Jim Levey

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Jim Levey
Born: (1906-09-13)September 13, 1906
Pittsburgh, Pennsylvania
Died: March 14, 1970(1970-03-14) (aged 63)
Dallas, Texas
Batted: Both Threw: Right
MLB debut
September 17, 1930, for the St. Louis Browns
Last MLB appearance
October 1, 1933, for the St. Louis Browns
MLB statistics
Batting average .230
Home runs 11
RBI 140

James Julius Levey (September 13, 1906 – March 14, 1970) was a Jewish Major League Baseball shortstop who played from 1930 to 1933 for the St. Louis Browns.[1] His professional career began in 1927. He also was a halfback for the Pittsburgh Pirates of the National Football League from 1934 to 1936.

He died from cancer at the age of 63 and is interred at Restland Memorial Park in Dallas.[2]

Baseball career[edit]

He played for the Salisbury Indians in 1927, hitting .252 in 143 at-bats. He served in the United States Marine Corps in 1928.[3] In 1929, he played for the Tulsa Oilers, hitting .287 in 334 at-bats. For the Wichita Falls Spudders in 1930, he hit .289 with 16 home runs in 662 at-bats. He made his big league debut that season, on September 17, and with the Browns he hit .243 in 37 at-bats.

Levey was the Browns' starting shortstop from 1931 to 1933. In 1931, he hit .209 with 13 stolen bases in 139 games. He had perhaps his best offensive season in 1932, hitting .280 with 30 doubles and eight triples in 152 games. In 1933, he hit only .195 in 529 at-bats, posting an OPS of only .477. On October 1, 1933, he appeared in his final big league game.

Although his big league career was done after the 1933 season, he played professionally in the minor leagues until 1945. On December 13, 1933, he was traded with Wally Hebert and Smead Jolley to the Hollywood Stars of the Pacific Coast League for Alan Strange. He played for the Stars in 1934 and 1935, hitting .256 in 718 at-bats in the former year and .278 in 532 at-bats in the latter. In 1936, he played for the Oilers and Dallas Steers hitting a combined .252 in 587 at-bats.

From 1937 to 1940, he played for the Dallas Steers and Dallas Rebels. He hit only .226 in 1937, and in limited time in 1938 (93 games) he hit .233. 1939 was an improvement, as he hit .272 with 14 home runs and 33 doubles in 142 games. He hit .253 in 137 games in 1940.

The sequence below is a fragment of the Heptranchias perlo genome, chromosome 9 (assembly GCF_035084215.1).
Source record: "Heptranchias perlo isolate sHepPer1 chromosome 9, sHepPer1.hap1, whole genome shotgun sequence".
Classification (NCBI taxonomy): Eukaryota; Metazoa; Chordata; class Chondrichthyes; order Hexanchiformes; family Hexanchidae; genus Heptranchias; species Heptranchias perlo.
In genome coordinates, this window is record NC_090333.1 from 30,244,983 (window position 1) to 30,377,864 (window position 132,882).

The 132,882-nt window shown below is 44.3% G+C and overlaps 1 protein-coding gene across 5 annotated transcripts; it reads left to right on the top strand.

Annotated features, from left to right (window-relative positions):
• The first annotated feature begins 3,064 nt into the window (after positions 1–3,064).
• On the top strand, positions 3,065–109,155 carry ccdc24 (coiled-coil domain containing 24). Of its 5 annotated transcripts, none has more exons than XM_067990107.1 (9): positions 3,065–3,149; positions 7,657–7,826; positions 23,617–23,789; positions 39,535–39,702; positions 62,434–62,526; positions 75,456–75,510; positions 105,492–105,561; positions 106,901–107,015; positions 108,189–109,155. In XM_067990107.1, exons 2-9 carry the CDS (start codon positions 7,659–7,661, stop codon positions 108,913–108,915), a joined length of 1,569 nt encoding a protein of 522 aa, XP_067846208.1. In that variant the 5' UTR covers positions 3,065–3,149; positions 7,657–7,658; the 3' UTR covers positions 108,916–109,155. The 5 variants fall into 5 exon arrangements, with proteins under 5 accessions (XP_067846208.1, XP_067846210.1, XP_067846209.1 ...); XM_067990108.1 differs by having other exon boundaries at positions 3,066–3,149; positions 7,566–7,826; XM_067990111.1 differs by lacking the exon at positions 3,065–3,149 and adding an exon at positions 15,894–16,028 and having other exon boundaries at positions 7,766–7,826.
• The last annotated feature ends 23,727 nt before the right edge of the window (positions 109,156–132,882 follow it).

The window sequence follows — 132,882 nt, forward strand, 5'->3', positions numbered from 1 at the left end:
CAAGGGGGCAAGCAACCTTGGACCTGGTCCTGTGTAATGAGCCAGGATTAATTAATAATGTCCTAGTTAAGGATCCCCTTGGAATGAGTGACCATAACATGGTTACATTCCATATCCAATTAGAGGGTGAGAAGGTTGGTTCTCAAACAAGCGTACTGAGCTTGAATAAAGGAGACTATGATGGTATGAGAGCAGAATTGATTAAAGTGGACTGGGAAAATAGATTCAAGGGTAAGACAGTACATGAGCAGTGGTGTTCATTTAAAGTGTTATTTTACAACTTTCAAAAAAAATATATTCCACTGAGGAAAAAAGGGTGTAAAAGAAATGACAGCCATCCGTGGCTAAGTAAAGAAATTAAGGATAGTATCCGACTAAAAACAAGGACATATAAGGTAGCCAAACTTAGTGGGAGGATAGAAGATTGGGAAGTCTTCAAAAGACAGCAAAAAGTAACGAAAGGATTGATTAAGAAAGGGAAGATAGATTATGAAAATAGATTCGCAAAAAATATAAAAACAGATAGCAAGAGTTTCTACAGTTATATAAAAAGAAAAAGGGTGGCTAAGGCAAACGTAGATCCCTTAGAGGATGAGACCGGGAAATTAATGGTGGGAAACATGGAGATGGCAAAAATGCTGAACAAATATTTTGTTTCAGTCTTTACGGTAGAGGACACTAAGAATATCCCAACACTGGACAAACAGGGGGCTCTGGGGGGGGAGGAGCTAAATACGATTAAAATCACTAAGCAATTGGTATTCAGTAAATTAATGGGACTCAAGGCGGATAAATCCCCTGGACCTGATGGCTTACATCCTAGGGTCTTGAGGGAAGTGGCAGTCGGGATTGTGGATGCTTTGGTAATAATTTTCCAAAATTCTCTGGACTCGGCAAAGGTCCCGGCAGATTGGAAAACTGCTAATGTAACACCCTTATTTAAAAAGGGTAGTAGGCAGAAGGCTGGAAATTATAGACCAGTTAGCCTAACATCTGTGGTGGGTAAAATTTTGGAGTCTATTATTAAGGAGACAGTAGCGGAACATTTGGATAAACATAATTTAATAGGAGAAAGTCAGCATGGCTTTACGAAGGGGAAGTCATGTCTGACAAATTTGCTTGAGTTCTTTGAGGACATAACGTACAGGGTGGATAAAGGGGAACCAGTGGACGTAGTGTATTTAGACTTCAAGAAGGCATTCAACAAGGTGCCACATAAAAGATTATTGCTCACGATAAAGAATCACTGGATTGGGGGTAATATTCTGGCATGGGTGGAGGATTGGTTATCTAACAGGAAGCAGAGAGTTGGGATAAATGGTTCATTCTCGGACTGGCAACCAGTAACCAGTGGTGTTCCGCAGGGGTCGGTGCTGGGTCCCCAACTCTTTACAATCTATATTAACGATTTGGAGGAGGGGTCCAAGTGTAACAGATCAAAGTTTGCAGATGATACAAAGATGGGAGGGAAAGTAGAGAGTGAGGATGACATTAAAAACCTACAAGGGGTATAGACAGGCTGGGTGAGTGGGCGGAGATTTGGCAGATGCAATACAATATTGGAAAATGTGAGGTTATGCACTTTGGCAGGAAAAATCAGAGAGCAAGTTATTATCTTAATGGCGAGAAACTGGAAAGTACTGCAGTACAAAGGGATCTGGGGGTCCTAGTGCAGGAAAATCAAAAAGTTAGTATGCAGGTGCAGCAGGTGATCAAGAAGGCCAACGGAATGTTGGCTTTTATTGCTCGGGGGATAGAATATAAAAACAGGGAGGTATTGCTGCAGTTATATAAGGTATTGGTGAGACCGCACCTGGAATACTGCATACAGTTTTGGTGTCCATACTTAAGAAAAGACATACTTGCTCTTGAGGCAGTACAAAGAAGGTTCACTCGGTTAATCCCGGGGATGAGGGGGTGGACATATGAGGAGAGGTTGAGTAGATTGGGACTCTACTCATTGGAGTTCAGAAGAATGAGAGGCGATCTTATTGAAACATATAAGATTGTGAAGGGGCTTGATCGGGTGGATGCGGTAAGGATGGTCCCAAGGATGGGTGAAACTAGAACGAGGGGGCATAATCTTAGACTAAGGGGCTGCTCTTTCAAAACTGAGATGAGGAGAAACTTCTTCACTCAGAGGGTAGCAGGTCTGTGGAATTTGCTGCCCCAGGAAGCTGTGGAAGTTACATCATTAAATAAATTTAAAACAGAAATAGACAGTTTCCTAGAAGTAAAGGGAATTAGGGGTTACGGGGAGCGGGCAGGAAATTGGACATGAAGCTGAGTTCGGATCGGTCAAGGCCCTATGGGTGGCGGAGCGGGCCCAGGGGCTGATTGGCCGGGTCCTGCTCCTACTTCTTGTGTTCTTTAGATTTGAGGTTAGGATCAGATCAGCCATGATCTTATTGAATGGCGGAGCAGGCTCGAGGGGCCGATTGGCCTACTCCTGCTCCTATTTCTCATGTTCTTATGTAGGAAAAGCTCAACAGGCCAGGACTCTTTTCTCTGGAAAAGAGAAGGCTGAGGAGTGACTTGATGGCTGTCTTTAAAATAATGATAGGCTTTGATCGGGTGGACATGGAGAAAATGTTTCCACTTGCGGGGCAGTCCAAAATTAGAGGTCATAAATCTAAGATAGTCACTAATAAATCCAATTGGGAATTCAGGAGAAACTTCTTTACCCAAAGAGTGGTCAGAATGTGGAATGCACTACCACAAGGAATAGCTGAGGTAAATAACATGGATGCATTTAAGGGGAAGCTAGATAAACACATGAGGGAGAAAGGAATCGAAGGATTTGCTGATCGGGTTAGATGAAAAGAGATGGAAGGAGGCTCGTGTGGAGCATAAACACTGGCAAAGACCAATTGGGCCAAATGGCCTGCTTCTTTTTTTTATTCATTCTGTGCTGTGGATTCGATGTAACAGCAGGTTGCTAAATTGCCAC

In 1941 and 1942, Levey played for the Buffalo Bisons, hitting .194 in 1941 and .251 in 1942. He did not play in 1943 as he served in the United States Army,[4] however in 1944 he was back with Buffalo, hitting .200 in 200 at-bats. 1945 was his final professional season, and arguably one of his best – he hit a career-high .302 in 348 at-bats for the Jamestown Falcons.

Overall, Levey hit .230 with 11 home runs, 23 stolen bases, 162 runs and 140 RBI in 440 big league games. He walked 85 times, struck out 201 times and posted an on-base percentage of .272, as well as a slugging percentage of .305.

In the minors, he hit .256 in 1,699 games.[5]

Managerial career[edit]

He managed Dallas in 1938 and Jamestown in 1945, leading the Falcons to a 75–51 records.[6]

Football career[edit]

In 1934, he made nine attempts and gained 69 yards, averaging 7.7 yards per attempt. He rushed the ball 42 times in 1935, averaging only 1.5 yards a rush, gaining 61 yards. He did score two touchdowns in 1935, and he scored two more as a receiver, as he caught seven passes for 112 yards. 1936 was his final year with the Pittsburgh Pirates, as he played in four games and rushed the ball four times, gaining three yards for a 0.8 average.

Overall, Levey played in 13 NFL games, rushing the ball 55 times and gaining 133 yards, scoring two touchdowns and averaging 2.4 yards per attempt.[7]